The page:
John Westall: Thank you very much for the voyage through time. I believe we do have a discussion section this afternoon at 5:00, but we have a few minutes right now if you would like to entertain any questions related specifically to this talk.

Audience Question #1: For the reaction of diomethane, is that a gas phase reaction?

Ahmed Zewail: We wanted to do it in the gas phase so that we could compare it with quantum mechanics equation, but if you do it in the gas phase it is much more difficult because we have to do it in a molecular beam. So it was gas phase, and that is the reason the experiments are extremely difficult.

Audience Question #2: How many oxygens leave the heme in your experiments? I was wondering if you could speculate on how far it goes away, and why it takes so long to go back.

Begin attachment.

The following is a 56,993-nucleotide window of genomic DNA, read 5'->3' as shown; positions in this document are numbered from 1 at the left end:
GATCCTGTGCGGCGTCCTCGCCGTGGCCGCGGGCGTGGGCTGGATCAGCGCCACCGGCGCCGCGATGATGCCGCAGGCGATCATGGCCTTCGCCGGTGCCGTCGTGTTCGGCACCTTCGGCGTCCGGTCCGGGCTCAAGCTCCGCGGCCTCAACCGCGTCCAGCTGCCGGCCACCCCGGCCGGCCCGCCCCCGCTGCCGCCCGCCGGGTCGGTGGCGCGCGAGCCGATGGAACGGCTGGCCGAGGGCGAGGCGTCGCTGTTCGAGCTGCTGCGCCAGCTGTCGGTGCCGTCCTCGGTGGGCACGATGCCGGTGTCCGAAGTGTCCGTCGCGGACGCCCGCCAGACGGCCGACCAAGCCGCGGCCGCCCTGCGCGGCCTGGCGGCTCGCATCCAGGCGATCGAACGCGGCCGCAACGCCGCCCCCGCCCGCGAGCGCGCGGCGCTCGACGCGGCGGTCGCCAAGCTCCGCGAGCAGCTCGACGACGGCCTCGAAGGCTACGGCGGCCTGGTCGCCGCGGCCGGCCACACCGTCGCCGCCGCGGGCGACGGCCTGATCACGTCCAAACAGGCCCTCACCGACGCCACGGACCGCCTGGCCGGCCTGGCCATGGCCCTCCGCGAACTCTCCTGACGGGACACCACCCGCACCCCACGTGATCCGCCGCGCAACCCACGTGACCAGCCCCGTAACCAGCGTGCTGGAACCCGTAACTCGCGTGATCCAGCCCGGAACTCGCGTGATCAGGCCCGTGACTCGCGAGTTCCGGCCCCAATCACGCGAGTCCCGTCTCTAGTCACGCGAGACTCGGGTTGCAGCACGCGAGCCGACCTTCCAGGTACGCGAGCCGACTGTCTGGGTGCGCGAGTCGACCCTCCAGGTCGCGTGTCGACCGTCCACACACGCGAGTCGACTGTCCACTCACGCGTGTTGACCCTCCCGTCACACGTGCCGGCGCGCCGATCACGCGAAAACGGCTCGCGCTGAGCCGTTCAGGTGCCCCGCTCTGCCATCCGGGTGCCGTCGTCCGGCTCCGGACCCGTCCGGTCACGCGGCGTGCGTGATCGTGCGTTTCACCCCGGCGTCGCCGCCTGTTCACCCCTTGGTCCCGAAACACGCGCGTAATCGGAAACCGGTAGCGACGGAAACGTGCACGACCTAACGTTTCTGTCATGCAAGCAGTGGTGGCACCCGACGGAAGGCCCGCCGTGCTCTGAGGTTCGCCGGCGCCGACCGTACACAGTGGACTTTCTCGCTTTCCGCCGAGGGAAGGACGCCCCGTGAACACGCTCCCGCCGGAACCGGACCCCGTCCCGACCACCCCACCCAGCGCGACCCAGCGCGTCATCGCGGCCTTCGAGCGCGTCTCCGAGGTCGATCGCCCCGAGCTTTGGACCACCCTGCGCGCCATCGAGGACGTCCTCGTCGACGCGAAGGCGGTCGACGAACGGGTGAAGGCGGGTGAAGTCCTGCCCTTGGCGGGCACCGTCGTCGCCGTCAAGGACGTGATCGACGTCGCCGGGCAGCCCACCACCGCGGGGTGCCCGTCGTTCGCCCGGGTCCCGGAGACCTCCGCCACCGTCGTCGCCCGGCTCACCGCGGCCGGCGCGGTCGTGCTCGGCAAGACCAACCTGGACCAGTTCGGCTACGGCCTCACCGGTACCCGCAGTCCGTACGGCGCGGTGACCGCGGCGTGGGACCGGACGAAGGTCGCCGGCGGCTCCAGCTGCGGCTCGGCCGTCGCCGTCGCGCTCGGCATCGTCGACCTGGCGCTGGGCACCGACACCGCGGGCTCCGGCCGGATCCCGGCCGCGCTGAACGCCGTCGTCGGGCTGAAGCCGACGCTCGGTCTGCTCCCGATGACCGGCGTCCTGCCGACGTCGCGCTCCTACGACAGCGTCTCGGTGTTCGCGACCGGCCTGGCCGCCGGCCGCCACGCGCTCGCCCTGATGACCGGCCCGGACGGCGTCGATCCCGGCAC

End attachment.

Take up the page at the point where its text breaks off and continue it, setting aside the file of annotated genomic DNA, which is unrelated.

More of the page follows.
Ahmed Zewail: Very good question. When I told you 1.9 or 2 picoseconds for the oxygen, I was actually hiding something; I don't know yet what the real time scale is for the bond to break between the oxygen and the heme. That could be about 100 or so femtoseconds, but the molecule then undergoes a torque, rotating into the pocket structure itself, and then might have moved fast to another location before recombining very slowly. So now we do a polarization experiment to reorient the configuration to see how much of the two picoseconds are due to that initial torque. This way, we might be able to separate the time scale for the first breakage from what it will take for the motion. But we do know the time for the recombination is extremely long.